Written by Juan Sebastian Fragozo
Students enrolled for the fall 2021 semester at the University of San Diego will have to present proof of vaccination against Covid-19 in order to take in-person classes.
Not only does this decision undoubtedly infringe on the freedom of students to chose what they put in their bodies, but the university is mandating a vaccine that has not yet been fully approved by The United States Food and Drug Administration. The Covid-19 vaccines currently available are only authorized for emergency use, meaning they are essentially experimental.
The Covid-19 vaccine rollout throughout the United States has been strong thanks to former President Trump’s Operation Warp Speed, but there are still things to take into account with regards to the process and how fast everything has been.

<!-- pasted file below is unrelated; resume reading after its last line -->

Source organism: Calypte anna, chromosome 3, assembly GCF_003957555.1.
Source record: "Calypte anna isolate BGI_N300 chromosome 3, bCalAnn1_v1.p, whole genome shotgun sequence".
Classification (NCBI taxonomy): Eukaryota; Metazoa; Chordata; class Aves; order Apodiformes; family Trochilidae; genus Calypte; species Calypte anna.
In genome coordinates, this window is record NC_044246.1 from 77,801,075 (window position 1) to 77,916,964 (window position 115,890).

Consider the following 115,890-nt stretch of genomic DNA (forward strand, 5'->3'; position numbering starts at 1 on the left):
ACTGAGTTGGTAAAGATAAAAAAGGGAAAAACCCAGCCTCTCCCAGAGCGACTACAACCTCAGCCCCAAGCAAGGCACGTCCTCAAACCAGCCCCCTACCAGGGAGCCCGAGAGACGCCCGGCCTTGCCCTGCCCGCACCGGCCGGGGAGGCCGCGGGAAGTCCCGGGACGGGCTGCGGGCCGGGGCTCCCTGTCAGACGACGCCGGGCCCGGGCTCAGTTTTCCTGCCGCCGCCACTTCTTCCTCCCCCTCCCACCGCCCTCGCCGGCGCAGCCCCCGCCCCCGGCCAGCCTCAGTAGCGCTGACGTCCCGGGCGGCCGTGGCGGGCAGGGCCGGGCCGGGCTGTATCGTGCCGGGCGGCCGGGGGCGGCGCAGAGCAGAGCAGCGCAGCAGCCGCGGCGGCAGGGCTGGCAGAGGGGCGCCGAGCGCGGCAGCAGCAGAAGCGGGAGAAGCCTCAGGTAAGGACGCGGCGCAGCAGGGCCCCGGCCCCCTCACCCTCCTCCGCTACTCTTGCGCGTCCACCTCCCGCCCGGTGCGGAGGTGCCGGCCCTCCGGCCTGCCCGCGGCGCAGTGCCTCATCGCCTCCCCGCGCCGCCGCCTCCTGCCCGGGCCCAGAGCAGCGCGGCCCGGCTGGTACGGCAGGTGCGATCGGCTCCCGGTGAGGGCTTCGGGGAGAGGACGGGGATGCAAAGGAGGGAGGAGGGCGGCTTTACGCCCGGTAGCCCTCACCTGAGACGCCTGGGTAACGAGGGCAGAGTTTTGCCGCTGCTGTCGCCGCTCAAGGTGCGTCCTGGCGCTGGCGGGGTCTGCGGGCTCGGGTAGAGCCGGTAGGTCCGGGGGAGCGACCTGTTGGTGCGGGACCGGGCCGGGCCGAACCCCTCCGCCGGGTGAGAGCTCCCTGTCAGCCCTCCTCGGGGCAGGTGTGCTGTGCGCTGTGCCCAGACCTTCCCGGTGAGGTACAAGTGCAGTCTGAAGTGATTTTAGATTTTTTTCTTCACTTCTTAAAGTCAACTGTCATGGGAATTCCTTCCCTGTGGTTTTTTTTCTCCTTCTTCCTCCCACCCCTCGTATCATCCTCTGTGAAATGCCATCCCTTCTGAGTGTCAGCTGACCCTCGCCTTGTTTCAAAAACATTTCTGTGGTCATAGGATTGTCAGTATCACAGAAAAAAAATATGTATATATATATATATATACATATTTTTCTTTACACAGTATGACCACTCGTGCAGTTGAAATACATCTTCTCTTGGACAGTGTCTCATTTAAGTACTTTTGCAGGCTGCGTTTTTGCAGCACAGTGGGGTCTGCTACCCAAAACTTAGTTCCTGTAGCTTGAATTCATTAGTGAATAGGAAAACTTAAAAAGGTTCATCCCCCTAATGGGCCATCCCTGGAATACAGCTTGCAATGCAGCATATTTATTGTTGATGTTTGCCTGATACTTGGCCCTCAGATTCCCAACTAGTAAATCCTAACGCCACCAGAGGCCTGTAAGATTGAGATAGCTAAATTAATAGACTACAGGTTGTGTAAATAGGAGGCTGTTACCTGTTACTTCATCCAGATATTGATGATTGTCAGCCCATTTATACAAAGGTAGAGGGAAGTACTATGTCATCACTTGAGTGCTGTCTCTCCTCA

It normally takes years to develop vaccines and get the FDA’s approval. This because it takes time to see the full effectiveness and effects of a vaccine. Just this week, Pfizer CEO Albert Bourla said, “A likely scenario is that there will be likely a need for a third dose, somewhere between six and 12 months and then from there, there will be an annual revaccination.” With that in mind, it is understandable that some people will be apprehensive about getting the vaccine and clear that there are still unknowns about the shot.
Photo by Eduardo Contreras / San Diego Union-Tribune